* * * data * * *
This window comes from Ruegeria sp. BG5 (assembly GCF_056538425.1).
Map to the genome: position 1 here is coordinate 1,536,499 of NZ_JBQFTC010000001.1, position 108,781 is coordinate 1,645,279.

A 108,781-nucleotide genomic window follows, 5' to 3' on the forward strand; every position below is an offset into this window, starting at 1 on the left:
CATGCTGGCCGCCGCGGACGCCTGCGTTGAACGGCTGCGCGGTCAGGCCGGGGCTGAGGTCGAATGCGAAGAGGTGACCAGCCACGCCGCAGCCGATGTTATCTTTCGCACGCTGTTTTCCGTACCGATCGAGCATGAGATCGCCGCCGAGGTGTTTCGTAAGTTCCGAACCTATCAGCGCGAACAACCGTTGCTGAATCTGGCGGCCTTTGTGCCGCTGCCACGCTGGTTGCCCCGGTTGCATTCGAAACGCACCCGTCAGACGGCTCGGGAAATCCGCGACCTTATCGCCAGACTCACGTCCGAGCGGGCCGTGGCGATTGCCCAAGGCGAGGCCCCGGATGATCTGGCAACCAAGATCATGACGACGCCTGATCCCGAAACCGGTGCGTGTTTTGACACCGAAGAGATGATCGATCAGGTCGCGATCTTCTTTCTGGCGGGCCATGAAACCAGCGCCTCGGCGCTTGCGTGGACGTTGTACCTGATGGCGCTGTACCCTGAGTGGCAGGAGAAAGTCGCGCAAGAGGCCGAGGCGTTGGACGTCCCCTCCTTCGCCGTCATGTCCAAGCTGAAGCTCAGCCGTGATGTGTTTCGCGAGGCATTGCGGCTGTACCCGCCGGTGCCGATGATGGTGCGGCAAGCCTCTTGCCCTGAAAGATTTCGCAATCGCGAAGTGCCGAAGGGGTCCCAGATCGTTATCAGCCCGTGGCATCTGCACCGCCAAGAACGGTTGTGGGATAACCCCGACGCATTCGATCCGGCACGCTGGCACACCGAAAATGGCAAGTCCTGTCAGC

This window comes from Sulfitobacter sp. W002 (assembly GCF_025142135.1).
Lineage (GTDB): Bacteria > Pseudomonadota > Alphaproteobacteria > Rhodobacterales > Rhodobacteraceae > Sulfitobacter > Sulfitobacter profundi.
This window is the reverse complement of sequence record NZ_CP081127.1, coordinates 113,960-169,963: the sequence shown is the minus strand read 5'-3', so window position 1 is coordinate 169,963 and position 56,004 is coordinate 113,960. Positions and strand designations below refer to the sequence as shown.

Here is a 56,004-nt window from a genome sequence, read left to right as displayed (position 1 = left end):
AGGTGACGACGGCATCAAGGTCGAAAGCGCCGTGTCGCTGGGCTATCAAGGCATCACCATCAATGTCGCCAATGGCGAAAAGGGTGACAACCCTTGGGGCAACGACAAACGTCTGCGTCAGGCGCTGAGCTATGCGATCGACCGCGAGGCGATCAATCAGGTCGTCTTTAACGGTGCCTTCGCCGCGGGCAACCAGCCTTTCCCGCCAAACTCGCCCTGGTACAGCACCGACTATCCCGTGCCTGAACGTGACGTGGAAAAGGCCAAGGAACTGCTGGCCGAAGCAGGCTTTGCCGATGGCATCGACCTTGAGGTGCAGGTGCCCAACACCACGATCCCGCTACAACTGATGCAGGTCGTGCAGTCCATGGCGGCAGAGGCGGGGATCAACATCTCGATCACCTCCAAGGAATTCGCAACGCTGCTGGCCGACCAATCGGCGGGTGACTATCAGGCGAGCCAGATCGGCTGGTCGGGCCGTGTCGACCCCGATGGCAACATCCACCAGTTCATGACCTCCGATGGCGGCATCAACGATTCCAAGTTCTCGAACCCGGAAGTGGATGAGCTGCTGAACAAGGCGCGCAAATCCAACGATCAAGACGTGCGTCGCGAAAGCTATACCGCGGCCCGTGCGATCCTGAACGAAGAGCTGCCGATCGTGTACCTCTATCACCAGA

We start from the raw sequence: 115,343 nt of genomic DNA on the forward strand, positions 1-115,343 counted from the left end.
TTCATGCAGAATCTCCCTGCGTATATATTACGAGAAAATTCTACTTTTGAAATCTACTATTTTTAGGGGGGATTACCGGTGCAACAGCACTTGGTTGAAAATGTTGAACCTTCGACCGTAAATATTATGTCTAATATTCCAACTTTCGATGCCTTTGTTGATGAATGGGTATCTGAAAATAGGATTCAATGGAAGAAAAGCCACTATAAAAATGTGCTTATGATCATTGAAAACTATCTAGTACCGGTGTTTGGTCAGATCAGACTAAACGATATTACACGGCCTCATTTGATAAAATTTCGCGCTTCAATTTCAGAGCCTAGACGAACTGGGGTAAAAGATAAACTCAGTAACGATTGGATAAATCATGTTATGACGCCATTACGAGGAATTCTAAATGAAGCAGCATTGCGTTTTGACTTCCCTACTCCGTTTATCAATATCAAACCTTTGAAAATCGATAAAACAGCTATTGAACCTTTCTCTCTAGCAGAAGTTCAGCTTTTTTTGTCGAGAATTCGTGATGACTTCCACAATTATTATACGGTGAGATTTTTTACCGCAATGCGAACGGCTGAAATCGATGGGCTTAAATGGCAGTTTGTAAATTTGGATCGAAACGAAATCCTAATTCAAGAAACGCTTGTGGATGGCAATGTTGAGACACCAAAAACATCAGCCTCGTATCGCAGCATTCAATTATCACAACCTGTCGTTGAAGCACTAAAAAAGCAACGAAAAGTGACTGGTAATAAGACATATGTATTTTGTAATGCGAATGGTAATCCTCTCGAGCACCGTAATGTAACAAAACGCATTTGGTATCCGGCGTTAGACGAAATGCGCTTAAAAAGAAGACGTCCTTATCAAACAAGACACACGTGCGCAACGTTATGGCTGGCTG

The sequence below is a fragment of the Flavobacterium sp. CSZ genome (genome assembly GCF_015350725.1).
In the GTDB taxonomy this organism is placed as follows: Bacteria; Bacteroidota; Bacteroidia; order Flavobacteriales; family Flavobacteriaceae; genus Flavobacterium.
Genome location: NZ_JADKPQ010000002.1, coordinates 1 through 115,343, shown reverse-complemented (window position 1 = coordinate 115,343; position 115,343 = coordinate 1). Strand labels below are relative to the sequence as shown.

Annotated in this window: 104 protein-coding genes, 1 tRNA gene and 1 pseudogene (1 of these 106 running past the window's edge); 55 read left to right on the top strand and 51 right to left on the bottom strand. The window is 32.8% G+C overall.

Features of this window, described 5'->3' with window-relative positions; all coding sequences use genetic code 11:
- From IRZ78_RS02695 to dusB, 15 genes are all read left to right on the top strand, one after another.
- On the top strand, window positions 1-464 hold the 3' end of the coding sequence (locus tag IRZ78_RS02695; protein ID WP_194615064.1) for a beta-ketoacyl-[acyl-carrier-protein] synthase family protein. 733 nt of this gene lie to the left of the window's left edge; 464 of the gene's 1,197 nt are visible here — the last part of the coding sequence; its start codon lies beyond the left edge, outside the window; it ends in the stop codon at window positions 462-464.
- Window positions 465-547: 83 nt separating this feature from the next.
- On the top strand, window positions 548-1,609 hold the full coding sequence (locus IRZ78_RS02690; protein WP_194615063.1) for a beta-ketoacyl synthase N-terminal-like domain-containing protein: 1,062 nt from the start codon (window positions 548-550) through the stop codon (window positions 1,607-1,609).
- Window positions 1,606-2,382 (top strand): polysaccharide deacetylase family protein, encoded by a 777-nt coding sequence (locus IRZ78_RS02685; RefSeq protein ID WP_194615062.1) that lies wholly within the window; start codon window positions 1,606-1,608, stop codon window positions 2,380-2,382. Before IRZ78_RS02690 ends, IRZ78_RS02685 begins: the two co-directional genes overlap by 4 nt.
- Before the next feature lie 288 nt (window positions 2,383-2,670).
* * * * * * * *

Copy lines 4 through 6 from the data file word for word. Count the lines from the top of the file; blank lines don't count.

CATGCTGGCCGCCGCGGACGCCTGCGTTGAACGGCTGCGCGGTCAGGCCGGGGCTGAGGTCGAATGCGAAGAGGTGACCAGCCACGCCGCAGCCGATGTTATCTTTCGCACGCTGTTTTCCGTACCGATCGAGCATGAGATCGCCGCCGAGGTGTTTCGTAAGTTCCGAACCTATCAGCGCGAACAACCGTTGCTGAATCTGGCGGCCTTTGTGCCGCTGCCACGCTGGTTGCCCCGGTTGCATTCGAAACGCACCCGTCAGACGGCTCGGGAAATCCGCGACCTTATCGCCAGACTCACGTCCGAGCGGGCCGTGGCGATTGCCCAAGGCGAGGCCCCGGATGATCTGGCAACCAAGATCATGACGACGCCTGATCCCGAAACCGGTGCGTGTTTTGACACCGAAGAGATGATCGATCAGGTCGCGATCTTCTTTCTGGCGGGCCATGAAACCAGCGCCTCGGCGCTTGCGTGGACGTTGTACCTGATGGCGCTGTACCCTGAGTGGCAGGAGAAAGTCGCGCAAGAGGCCGAGGCGTTGGACGTCCCCTCCTTCGCCGTCATGTCCAAGCTGAAGCTCAGCCGTGATGTGTTTCGCGAGGCATTGCGGCTGTACCCGCCGGTGCCGATGATGGTGCGGCAAGCCTCTTGCCCTGAAAGATTTCGCAATCGCGAAGTGCCGAAGGGGTCCCAGATCGTTATCAGCCCGTGGCATCTGCACCGCCAAGAACGGTTGTGGGATAACCCCGACGCATTCGATCCGGCACGCTGGCACACCGAAAATGGCAAGTCCTGTCAGC

This window comes from Sulfitobacter sp. W002 (assembly GCF_025142135.1).
Lineage (GTDB): Bacteria > Pseudomonadota > Alphaproteobacteria > Rhodobacterales > Rhodobacteraceae > Sulfitobacter > Sulfitobacter profundi.